Developers of a proposed Save-A-Lot grocery store in Wichita’s Planeview neighborhood have made the case that without two forms of subsidy, the store won’t be profitable and won’t be built.
There is a counterexample, however. On Hillside, just south of Pawnee and just across the street from Planeview, sit two grocery stores that together occupy 13,000 square feet of space. This is close in size to the proposed Save-A-Lot store’s 16,500 square feet.
While the developer says the Save-A-Lot store can’t be profitable without over $800,000 of taxpayer subsidy, the existence of these grocers proves that it can be done. They are in business, earning a profit, and doing so without government subsidy. The City of Wichita, apparently, is not aware of these success stories, or doesn’t care.
Reviewing the September 14th meeting of the Wichita City Council gives us an idea of how little the city cares how its actions affect existing business.
At that meeting, Rob Snyder, developer of the proposed Save-A-Lot store, said he has “researched every possible way” to make the project work. Without the subsidy, he said, there won’t be a grocery store. But the existence of several grocery stores in or near Planeview, operating profitably without government subsidy, shows that Snyder’s claims are false.
I’m not claiming that Snyder intentionally lied to the city council about the necessity of subsidy for his store. But he has an $800,000 motive to get the council to approve his subsidy. And there’s evidence that corporate welfare like what Snyder requests is not necessary to open and operate a successful grocery store in this part of Wichita.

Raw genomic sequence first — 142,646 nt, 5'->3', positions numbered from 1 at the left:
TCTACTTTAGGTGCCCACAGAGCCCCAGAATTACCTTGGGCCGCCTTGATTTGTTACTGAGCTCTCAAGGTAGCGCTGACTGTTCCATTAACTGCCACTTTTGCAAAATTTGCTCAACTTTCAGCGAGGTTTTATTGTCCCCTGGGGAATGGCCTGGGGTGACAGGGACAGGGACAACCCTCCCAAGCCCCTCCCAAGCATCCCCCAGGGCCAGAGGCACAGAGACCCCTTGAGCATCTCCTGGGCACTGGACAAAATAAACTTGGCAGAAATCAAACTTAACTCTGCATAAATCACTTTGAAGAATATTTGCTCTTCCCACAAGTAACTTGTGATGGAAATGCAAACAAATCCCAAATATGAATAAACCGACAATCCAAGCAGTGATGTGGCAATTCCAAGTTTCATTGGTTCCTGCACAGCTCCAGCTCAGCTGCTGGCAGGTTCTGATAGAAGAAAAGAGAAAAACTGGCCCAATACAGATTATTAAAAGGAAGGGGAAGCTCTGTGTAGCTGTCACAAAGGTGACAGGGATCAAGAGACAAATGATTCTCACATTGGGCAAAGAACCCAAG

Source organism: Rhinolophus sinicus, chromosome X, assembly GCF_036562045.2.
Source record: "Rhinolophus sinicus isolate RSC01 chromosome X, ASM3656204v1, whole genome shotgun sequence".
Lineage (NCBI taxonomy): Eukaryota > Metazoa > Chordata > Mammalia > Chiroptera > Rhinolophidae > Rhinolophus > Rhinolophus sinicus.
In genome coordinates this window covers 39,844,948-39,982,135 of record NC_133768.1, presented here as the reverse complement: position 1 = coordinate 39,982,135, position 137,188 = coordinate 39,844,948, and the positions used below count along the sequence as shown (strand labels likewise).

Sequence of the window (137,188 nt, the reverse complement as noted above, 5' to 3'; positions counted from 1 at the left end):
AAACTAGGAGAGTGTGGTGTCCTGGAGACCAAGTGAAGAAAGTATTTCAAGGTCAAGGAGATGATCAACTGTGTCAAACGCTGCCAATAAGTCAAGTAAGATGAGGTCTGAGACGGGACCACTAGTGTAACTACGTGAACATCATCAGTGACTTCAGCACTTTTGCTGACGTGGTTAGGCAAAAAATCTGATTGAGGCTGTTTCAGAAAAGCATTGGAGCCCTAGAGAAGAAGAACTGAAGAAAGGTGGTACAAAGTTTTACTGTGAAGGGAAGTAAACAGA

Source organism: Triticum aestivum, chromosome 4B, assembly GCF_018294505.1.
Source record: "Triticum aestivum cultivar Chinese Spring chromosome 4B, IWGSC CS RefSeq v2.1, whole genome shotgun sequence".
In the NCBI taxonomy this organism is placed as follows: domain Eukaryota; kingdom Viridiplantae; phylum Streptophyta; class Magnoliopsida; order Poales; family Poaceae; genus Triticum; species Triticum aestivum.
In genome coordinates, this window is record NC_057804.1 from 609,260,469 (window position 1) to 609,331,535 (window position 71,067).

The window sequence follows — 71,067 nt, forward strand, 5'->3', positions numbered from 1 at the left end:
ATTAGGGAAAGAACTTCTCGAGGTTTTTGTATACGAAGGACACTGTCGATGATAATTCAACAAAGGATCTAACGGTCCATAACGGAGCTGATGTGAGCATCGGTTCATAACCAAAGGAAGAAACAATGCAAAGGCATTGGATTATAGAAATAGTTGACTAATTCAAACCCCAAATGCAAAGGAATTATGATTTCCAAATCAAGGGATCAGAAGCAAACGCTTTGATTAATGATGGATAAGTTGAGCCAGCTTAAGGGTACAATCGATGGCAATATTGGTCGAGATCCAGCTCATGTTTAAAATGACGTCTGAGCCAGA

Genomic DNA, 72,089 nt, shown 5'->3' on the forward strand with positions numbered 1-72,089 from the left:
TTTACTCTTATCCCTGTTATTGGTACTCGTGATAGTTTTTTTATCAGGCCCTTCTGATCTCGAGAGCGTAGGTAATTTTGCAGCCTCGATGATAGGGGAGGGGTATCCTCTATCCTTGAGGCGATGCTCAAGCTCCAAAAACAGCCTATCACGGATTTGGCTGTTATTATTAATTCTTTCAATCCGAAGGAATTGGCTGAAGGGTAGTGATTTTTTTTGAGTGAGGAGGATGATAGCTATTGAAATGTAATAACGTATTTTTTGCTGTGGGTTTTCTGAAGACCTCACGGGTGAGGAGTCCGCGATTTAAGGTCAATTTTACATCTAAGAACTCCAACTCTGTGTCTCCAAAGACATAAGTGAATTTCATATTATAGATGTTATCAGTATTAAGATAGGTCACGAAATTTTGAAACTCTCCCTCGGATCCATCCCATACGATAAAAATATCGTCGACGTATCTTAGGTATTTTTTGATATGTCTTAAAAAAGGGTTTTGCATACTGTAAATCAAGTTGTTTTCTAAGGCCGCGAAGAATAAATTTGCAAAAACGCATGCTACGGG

During his talk to the council, it became apparent that Snyder thinks corporate welfare is a wise business and political strategy. Snyder lamented the fact that earmarks are now unpopular with the American public and not available to finance his proposed grocery store. An earmark — that is to say, a grant of money paid for by U.S. taxpayers — was used as a large part of the financing for the other Save-A-Lot in Wichita at 13th and Grove. An article by James Arbertha tells of the roll earmarks played in the opening of that store.
While it may be necessary for Snyder’s store to be propped up by taxpayer subsidy, citizen Wendy Aylworth told council members of the several grocery stores already operating in the Planeview area. Mayor Carl Brewer appeared surprised to learn of these stores and asked Aylworth for their locations.
The mayor’s surprise is evidence that the city simply does not care about the impact of its corporate welfare policies on existing business. Several people have pointed out to me that these existing stores — with the exception of one large supermarket — are ethnic grocers, although most carry a wide variety of food and household items.
Is the CID tax necessary?
One of the issues relating to CIDs is their very necessity. If a business feels it needs to generate additional revenue, why not simply raise its prices? Why is it necessary to have the government collect taxes in order to generate additional revenue for the merchants in the CID?
Ron Rhodes, who developed the existing Save-A-Lot store in Wichita, addressed the Wichita city council that day. Rhodes referred to the “people who have ability to pay” an extra sales tax, and those who don’t have the ability to pay. Listening to him I couldn’t help be reminded of another slogan: “From each according to his ability, to each according to his needs.”